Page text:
Book recalls bad old days of 19th-century Baltimore

I walked along St. Mary's Street in Seton Hill yesterday in search of some clue to the events of Baltimore in the 1850s, when this chunk of town was one of the bloodiest districts in the nation. I could find no trace of this lurid history; in fact, a nice set of fresh rowhouses is being completed diagonally across the park from St. Elizabeth Ann Seton's home.

I've recently read and thought about the message conveyed by author Tracy Matthew Melton in the recently published book, Hanging Henry Gambrill, which carries the subtitle "The Violent Career of Baltimore's Plug Uglies 1854-1860." This is a volume for students of a bitter, disturbing period in Baltimore, when the city government was stumbling over how to keep a population in line. Read it today and you'll soon be making comparisons to the city's present homicide rate, drug culture, undirected youth and troubled neighborhoods.


Henry Gambrill was a young man who went to the gallows on an April day in 1859. Newspapers said that some 15,000 Baltimoreans turned out for the quadruple hanging of Mal Cropp, Peter Corrie, John Cyphus and Gambrill at Gallows Hill, a place off Madison Street that to this day remains Baltimore's Big House. Some spectators climbed to the top of the Washington Monument to watch the executions.

Gambrill was in his early 20s and was apprenticed to be a trunk maker. He ran with a bad crowd. His brother, John Wesley Gambrill, was one of the city's worst thugs and belonged to the notorious Plug Uglies, from the Seton Hill-Biddle Street-Pennsylvania Avenue area. Henry Gambrill was convicted and put to death for the shooting of a Baltimore police constable. Thugs assassinated a second police officer in the living room of his home for testifying at the trial's final day.


The book's author concludes that while Henry Gambrill was no saint, whether he was truly guilty might be another story. The author also believes, and documents, that a relatively small group of vicious men - fewer than 200 - were responsible for the citywide lawlessness.

The author successfully blends the story around the parts of Baltimore that had thriving gangs: the Blood Tubs in Butchers Hill, the Black Snakes from lower Mount Vernon, Double Pumps from Fells Point's Bond and Thames streets, Regulators (downtown on Holliday Street), Rip Raps at Baltimore and Pearl, Federal Hill's Tigers, and Rough Skins from Eastern Avenue.

It was a time when firearms were also increasing in availability, and the city's government was weak. We were also growing fast, maybe too fast, from 170,000 in 1850 to 212,000 in 1860.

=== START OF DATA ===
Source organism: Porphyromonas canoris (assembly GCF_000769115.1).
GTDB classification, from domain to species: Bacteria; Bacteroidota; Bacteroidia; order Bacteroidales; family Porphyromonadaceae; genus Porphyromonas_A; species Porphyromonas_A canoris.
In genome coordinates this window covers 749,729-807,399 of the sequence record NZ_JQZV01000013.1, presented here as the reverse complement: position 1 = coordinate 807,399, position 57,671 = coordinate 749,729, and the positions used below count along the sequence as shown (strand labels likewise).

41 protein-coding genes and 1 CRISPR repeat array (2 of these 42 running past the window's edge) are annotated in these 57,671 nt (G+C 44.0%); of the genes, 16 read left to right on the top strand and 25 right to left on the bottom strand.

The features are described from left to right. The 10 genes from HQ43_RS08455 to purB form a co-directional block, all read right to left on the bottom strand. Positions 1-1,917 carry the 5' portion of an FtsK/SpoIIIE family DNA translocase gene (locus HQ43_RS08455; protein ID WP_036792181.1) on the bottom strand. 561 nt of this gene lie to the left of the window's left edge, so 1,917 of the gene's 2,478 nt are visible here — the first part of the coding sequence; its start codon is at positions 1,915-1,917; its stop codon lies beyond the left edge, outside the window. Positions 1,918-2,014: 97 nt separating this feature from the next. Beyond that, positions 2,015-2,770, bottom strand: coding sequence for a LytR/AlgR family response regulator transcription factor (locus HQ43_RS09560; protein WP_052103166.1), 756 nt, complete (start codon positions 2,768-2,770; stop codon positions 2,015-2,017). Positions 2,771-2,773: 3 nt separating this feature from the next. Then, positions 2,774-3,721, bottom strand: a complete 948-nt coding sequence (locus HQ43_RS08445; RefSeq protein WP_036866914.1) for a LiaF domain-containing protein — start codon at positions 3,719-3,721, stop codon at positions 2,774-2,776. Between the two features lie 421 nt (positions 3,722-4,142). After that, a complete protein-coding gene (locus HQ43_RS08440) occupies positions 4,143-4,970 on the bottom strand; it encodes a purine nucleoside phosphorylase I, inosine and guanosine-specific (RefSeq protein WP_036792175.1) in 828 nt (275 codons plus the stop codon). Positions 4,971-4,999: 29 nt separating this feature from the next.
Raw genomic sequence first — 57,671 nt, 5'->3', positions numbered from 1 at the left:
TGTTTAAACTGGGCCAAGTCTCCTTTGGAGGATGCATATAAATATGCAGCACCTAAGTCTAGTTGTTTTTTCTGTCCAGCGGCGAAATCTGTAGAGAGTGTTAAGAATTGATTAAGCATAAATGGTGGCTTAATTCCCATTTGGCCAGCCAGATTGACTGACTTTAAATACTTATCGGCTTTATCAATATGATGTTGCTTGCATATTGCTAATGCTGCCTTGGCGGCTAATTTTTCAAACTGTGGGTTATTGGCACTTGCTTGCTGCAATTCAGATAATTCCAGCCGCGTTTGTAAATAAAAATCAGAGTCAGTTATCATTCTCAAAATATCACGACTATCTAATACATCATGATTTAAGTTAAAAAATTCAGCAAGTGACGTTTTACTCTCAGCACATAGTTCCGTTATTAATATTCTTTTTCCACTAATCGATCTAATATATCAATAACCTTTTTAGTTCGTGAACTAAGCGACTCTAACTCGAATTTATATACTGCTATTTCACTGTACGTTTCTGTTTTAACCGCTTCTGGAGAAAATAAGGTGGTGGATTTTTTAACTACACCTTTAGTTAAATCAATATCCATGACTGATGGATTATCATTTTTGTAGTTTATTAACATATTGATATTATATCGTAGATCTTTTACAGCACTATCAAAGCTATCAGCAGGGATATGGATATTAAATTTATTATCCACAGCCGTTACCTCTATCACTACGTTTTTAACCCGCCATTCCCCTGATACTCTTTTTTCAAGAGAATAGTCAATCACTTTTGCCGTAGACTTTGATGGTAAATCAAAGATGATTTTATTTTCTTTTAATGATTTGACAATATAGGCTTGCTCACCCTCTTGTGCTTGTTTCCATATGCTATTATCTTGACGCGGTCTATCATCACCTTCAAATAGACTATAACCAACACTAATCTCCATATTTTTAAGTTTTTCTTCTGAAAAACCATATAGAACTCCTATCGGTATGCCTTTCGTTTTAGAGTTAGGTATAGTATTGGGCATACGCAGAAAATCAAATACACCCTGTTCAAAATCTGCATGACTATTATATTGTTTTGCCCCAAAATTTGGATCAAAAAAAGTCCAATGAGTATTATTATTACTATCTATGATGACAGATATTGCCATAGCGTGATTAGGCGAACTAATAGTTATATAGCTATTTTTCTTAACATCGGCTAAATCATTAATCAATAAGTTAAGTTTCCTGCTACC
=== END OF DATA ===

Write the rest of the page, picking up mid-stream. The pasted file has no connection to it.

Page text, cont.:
Until 1859, Baltimore had no paid, municipal fire department. We did have organizations such as the New Market Fire Company, a volunteer outfit that sat opposite Lexington Market and whose members maybe set more fires than they put out. The fire company - and the youths who "ran with it" - knew no law. They fought with other volunteer companies over who got the insurance money when a fire was successfully extinguished. Street fights were a common sight.

It grew so intolerable that "merchants claimed that their trading partners in other cities were so worried about the violence in Baltimore they were reluctant to visit."

A brawl outside Battle Monument Square (Calvert and Fayette streets) drew onlookers from Barnum's and Guy's Hotel: "The balconies of the two principal hotels in the city were filled with strangers, and the exhibition was not of a nature to impress them favorably with our manners and customs," the papers reported.

Municipal and national elections were hotly contested; the city murder rate climbed around the times of these elections, because the Plug Uglies did the dirty work for the politicians who belonged to the American Party. The city's gangs regularly got the vote out and controlled elections. They were not big on immigrants and once set a German-born man's beard afire.

The political climate was no more pure at the Maryland General Assembly. The author describes a "sort of saturnalia" amongst the bribers and lobbyists who plied legislators with "gold, parties, balls, open houses, terrapin suppers, champagne and cigars."


In the election of 1856, when Thomas Swann (a former Baltimore & Ohio Railroad president) ran against Robert C. Wright (president of the Baltimore & Susquehanna Railroad), a three-hour battle mixing the Plug Uglies, Rip Raps and New Market Boys broke out in and around Lexington Market. "The fighters ducked behind boxes and hid in stalls, fired shots from behind piers and then ran to the fire house for more ammunition." That fall, election rioting claimed the lives of 19 persons.

It all did quiet down, somewhat. Swann pushed through a bill for a paid fire department with proper steam engines and telegraphed reports of fire, so that their big, brass exterior bells would not have to be sounded - and set the citizenry's adrenaline pumping.

Some of the Plug Uglies took jobs as drivers and conductors when horse cars began running on iron rails in 1859. Their friends rode free; the law-abiding passengers paid their nickel.

Hanging Henry Gambrill, The Violent Career of Baltimore's Plug Uglies 1854-1860 was published in 2005 by the Maryland Historical Society.